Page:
• A Nigerian judge on Wednesday adjourned until Oct. 29 a case to resolve a $2 billion tax dispute between South African telecoms company MTN Group and Nigeria’s attorney general. The attorney general last year demanded MTN pay the $2 billion. The company has said the tax demand is without merit and the attorney general has exceeded his powers in making the request. Lawyers for the government requested the adjournment. Shares in MTN Nigeria dropped to their lowest level since the telecom company listed five weeks ago in the wake of the adjournment. Analysts said the court adjournment created uncertainty for investors as the tax dispute would continue to linger. Shares in MTN, the local unit of South African telecoms group MTN Group, dropped 2.4% to 128.75 naira each, their lowest level since May 21. They were still above their initial public offer price of 99 naira when the company listed on May 16. MTN Nigeria listed with a valuation of 2 trillion naira ($6.5 billion), making it the second-biggest company on the Nigerian Stock Exchange. It climbed to as high as 159.30 naira in the days after listing. The listing came after the South African group resolved another dispute in Nigeria over unregistered SIM cards. In December, it made a $53 million payment to resolve a money transfer allegation out of Nigeria, levelled by the central bank. Nigeria is MTN’s biggest market, with 58 million users in 2018 and accounting for a third of the group’s core profit. But the Nigerian business has faced several challenges. MTN has said it would sell more shares to the public and increase local ownership in MTN Nigeria once the tax row was resolved.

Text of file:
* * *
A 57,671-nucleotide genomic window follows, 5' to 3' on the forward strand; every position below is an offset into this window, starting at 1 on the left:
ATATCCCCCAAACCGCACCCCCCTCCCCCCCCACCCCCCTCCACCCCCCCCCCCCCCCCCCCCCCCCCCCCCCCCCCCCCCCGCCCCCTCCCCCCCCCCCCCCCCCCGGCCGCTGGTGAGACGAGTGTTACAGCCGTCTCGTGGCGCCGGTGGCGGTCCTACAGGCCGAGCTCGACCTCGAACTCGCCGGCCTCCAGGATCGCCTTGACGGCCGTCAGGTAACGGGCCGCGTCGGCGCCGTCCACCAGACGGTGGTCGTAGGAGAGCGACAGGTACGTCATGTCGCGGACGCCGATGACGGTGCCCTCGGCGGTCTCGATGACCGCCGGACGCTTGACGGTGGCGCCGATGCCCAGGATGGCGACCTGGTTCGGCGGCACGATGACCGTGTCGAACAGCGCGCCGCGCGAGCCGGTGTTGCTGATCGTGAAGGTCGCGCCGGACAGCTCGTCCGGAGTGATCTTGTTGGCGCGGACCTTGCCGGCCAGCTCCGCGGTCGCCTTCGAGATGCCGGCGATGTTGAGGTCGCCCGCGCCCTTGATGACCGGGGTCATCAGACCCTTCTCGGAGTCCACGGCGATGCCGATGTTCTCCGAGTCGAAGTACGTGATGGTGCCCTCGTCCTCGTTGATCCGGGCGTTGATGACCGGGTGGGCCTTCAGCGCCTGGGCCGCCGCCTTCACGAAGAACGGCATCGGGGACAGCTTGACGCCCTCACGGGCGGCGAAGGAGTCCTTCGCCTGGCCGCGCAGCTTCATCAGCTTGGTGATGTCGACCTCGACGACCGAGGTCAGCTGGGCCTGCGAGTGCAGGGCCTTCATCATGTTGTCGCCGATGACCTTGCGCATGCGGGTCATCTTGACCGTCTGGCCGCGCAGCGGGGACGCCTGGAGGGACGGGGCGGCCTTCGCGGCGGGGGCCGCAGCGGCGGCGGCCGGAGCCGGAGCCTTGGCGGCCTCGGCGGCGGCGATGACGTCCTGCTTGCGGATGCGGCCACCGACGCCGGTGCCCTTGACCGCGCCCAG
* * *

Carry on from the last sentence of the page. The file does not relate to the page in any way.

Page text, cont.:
• The MTN case wasn’t the only notable adjournment of the week. A federal court in Lagos adjourned a case brought by local oil firm Oando to stop Nigeria’s financial watchdog from replacing its chief executive and making other management changes. The case was adjourned to July 22. The SEC’s action followed an investigation in which it allegedly found evidence of financial infractions by the company. This month a court blocked the SEC from replacing Oando’s chief executive and taking other action against the oil firm, pending further hearings on the case. Oando has dismissed the SEC charges as unsubstantiated and called for the SEC to release the full audit on which it is basing its charges. The Lagos-listed Oando, which also has a dual listing in Johannesburg, has evolved from a fuel retailer into a major indigenous oil producer that competes with multinationals such as Royal Dutch Shell and Exxon Mobil in Nigeria.